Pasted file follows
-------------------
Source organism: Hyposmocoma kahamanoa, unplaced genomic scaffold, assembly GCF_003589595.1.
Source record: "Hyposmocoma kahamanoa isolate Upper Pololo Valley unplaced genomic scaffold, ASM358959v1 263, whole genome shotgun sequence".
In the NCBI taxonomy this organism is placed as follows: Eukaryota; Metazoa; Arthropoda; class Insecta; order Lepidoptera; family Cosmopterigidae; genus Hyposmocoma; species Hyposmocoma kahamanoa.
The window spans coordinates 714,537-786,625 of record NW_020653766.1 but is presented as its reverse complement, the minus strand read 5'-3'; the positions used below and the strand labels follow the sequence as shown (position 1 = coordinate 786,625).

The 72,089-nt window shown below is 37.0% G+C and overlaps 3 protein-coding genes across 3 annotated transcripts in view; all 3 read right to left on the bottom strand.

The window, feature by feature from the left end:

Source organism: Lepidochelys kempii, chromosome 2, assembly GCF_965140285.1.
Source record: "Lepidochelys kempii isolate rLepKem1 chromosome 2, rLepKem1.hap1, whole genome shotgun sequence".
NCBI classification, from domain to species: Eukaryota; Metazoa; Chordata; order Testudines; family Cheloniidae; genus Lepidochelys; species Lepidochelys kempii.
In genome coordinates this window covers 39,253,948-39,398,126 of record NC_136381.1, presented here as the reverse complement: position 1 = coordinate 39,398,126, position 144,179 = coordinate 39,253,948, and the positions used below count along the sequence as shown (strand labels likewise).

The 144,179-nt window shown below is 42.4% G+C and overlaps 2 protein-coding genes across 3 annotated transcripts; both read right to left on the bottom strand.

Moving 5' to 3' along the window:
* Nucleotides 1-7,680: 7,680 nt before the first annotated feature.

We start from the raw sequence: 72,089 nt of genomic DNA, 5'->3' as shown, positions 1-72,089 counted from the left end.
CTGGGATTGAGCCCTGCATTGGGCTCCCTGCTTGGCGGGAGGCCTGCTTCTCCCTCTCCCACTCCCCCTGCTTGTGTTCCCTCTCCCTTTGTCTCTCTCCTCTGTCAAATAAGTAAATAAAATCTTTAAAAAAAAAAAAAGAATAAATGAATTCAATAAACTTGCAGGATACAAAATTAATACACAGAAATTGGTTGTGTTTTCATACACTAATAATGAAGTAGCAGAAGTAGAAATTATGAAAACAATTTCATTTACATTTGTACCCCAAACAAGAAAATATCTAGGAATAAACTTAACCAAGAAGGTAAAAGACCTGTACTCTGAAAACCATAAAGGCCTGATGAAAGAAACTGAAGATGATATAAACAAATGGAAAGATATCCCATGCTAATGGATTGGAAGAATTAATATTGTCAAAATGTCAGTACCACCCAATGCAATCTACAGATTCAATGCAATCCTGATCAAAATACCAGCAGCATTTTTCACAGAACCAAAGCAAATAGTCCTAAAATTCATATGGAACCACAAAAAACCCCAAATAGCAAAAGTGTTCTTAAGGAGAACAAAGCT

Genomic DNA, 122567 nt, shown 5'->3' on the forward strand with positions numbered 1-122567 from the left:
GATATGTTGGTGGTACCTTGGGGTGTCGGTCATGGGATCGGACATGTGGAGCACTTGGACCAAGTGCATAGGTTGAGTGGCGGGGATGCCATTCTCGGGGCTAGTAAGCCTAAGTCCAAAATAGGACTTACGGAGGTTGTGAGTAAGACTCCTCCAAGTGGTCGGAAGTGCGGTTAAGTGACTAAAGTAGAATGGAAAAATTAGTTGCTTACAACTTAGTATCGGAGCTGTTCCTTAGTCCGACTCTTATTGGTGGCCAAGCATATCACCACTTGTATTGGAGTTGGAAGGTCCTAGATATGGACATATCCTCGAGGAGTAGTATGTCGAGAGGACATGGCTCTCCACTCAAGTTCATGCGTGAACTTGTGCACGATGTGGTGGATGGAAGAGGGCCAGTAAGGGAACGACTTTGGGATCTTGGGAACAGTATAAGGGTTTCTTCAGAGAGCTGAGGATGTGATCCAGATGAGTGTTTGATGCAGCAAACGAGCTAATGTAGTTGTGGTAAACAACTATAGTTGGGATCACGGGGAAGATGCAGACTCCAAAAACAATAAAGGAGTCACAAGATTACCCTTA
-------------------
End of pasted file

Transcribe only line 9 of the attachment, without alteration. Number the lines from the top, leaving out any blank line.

NCBI classification, from domain to species: Eukaryota; Metazoa; Chordata; order Testudines; family Cheloniidae; genus Lepidochelys; species Lepidochelys kempii.